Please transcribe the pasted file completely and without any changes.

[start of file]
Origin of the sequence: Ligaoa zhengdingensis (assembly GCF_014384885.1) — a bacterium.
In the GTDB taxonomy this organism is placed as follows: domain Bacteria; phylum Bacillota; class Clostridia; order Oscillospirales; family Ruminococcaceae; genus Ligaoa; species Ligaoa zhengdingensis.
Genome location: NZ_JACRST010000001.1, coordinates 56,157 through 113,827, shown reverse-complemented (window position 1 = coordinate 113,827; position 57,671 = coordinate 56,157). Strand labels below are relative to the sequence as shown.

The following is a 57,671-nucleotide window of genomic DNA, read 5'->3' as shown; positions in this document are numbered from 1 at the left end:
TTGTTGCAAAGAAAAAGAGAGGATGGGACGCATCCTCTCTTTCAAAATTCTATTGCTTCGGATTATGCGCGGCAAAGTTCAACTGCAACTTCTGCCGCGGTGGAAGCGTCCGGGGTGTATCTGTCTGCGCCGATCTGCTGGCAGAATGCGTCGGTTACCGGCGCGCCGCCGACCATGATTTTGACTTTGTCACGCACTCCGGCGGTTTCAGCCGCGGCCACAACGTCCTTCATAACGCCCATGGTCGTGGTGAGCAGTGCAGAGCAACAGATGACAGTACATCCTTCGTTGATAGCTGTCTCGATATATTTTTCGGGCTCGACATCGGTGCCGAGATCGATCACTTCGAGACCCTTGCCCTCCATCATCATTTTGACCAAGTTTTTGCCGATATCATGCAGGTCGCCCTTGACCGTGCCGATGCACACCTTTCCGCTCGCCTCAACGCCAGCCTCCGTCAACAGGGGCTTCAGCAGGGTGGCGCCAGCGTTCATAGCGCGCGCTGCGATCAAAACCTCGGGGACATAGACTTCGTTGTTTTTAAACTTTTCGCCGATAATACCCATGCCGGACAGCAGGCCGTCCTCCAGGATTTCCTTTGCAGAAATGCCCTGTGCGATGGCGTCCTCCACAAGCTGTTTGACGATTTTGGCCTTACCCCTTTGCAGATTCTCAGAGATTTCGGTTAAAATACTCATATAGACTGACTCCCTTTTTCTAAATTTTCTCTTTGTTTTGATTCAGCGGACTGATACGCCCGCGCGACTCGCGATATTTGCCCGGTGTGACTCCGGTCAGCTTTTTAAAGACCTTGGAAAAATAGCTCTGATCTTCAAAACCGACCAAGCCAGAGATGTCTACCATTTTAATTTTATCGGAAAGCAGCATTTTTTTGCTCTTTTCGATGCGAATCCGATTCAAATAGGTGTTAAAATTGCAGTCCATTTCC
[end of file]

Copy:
Origin of the sequence: Ligaoa zhengdingensis (assembly GCF_014384885.1) — a bacterium.
In the GTDB taxonomy this organism is placed as follows: domain Bacteria; phylum Bacillota; class Clostridia; order Oscillospirales; family Ruminococcaceae; genus Ligaoa; species Ligaoa zhengdingensis.
Genome location: NZ_JACRST010000001.1, coordinates 56,157 through 113,827, shown reverse-complemented (window position 1 = coordinate 113,827; position 57,671 = coordinate 56,157). Strand labels below are relative to the sequence as shown.

The following is a 57,671-nucleotide window of genomic DNA, read 5'->3' as shown; positions in this document are numbered from 1 at the left end:
TTGTTGCAAAGAAAAAGAGAGGATGGGACGCATCCTCTCTTTCAAAATTCTATTGCTTCGGATTATGCGCGGCAAAGTTCAACTGCAACTTCTGCCGCGGTGGAAGCGTCCGGGGTGTATCTGTCTGCGCCGATCTGCTGGCAGAATGCGTCGGTTACCGGCGCGCCGCCGACCATGATTTTGACTTTGTCACGCACTCCGGCGGTTTCAGCCGCGGCCACAACGTCCTTCATAACGCCCATGGTCGTGGTGAGCAGTGCAGAGCAACAGATGACAGTACATCCTTCGTTGATAGCTGTCTCGATATATTTTTCGGGCTCGACATCGGTGCCGAGATCGATCACTTCGAGACCCTTGCCCTCCATCATCATTTTGACCAAGTTTTTGCCGATATCATGCAGGTCGCCCTTGACCGTGCCGATGCACACCTTTCCGCTCGCCTCAACGCCAGCCTCCGTCAACAGGGGCTTCAGCAGGGTGGCGCCAGCGTTCATAGCGCGCGCTGCGATCAAAACCTCGGGGACATAGACTTCGTTGTTTTTAAACTTTTCGCCGATAATACCCATGCCGGACAGCAGGCCGTCCTCCAGGATTTCCTTTGCAGAAATGCCCTGTGCGATGGCGTCCTCCACAAGCTGTTTGACGATTTTGGCCTTACCCCTTTGCAGATTCTCAGAGATTTCGGTTAAAATACTCATATAGACTGACTCCCTTTTTCTAAATTTTCTCTTTGTTTTGATTCAGCGGACTGATACGCCCGCGCGACTCGCGATATTTGCCCGGTGTGACTCCGGTCAGCTTTTTAAAGACCTTGGAAAAATAGCTCTGATCTTCAAAACCGACCAAGCCAGAGATGTCTACCATTTTAATTTTATCGGAAAGCAGCATTTTTTTGCTCTTTTCGATGCGAATCCGATTCAAATAGGTGTTAAAATTGCAGTCCATTTCC